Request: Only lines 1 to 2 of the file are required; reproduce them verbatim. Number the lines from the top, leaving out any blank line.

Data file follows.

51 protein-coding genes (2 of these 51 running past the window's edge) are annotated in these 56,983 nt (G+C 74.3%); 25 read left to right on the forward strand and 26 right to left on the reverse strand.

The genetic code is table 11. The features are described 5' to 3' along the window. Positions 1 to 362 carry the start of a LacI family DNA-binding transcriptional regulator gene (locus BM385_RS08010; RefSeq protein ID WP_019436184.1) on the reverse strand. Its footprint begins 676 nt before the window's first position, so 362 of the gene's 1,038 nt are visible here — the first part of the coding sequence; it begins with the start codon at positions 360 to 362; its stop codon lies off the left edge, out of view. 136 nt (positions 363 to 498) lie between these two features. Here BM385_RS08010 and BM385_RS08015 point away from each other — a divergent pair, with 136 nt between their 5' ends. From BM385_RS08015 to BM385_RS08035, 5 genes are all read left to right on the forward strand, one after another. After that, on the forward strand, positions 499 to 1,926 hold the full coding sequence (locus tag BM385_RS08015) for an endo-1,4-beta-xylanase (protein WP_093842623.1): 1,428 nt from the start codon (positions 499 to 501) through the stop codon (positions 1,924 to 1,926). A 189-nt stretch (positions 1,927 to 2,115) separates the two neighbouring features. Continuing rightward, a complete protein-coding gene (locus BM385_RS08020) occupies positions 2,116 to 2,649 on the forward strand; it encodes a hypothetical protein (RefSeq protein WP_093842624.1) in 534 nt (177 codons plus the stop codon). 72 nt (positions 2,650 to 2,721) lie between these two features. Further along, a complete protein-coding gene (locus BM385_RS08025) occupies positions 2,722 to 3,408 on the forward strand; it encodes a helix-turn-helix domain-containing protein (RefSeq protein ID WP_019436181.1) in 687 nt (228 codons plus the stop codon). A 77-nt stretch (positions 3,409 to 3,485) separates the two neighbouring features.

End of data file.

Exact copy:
51 protein-coding genes (2 of these 51 running past the window's edge) are annotated in these 56,983 nt (G+C 74.3%); 25 read left to right on the forward strand and 26 right to left on the reverse strand.

The genetic code is table 11. The features are described 5' to 3' along the window. Positions 1 to 362 carry the start of a LacI family DNA-binding transcriptional regulator gene (locus BM385_RS08010; RefSeq protein ID WP_019436184.1) on the reverse strand. Its footprint begins 676 nt before the window's first position, so 362 of the gene's 1,038 nt are visible here — the first part of the coding sequence; it begins with the start codon at positions 360 to 362; its stop codon lies off the left edge, out of view. 136 nt (positions 363 to 498) lie between these two features. Here BM385_RS08010 and BM385_RS08015 point away from each other — a divergent pair, with 136 nt between their 5' ends. From BM385_RS08015 to BM385_RS08035, 5 genes are all read left to right on the forward strand, one after another. After that, on the forward strand, positions 499 to 1,926 hold the full coding sequence (locus tag BM385_RS08015) for an endo-1,4-beta-xylanase (protein WP_093842623.1): 1,428 nt from the start codon (positions 499 to 501) through the stop codon (positions 1,924 to 1,926). A 189-nt stretch (positions 1,927 to 2,115) separates the two neighbouring features. Continuing rightward, a complete protein-coding gene (locus BM385_RS08020) occupies positions 2,116 to 2,649 on the forward strand; it encodes a hypothetical protein (RefSeq protein WP_093842624.1) in 534 nt (177 codons plus the stop codon). 72 nt (positions 2,650 to 2,721) lie between these two features. Further along, a complete protein-coding gene (locus BM385_RS08025) occupies positions 2,722 to 3,408 on the forward strand; it encodes a helix-turn-helix domain-containing protein (RefSeq protein ID WP_019436181.1) in 687 nt (228 codons plus the stop codon). A 77-nt stretch (positions 3,409 to 3,485) separates the two neighbouring features.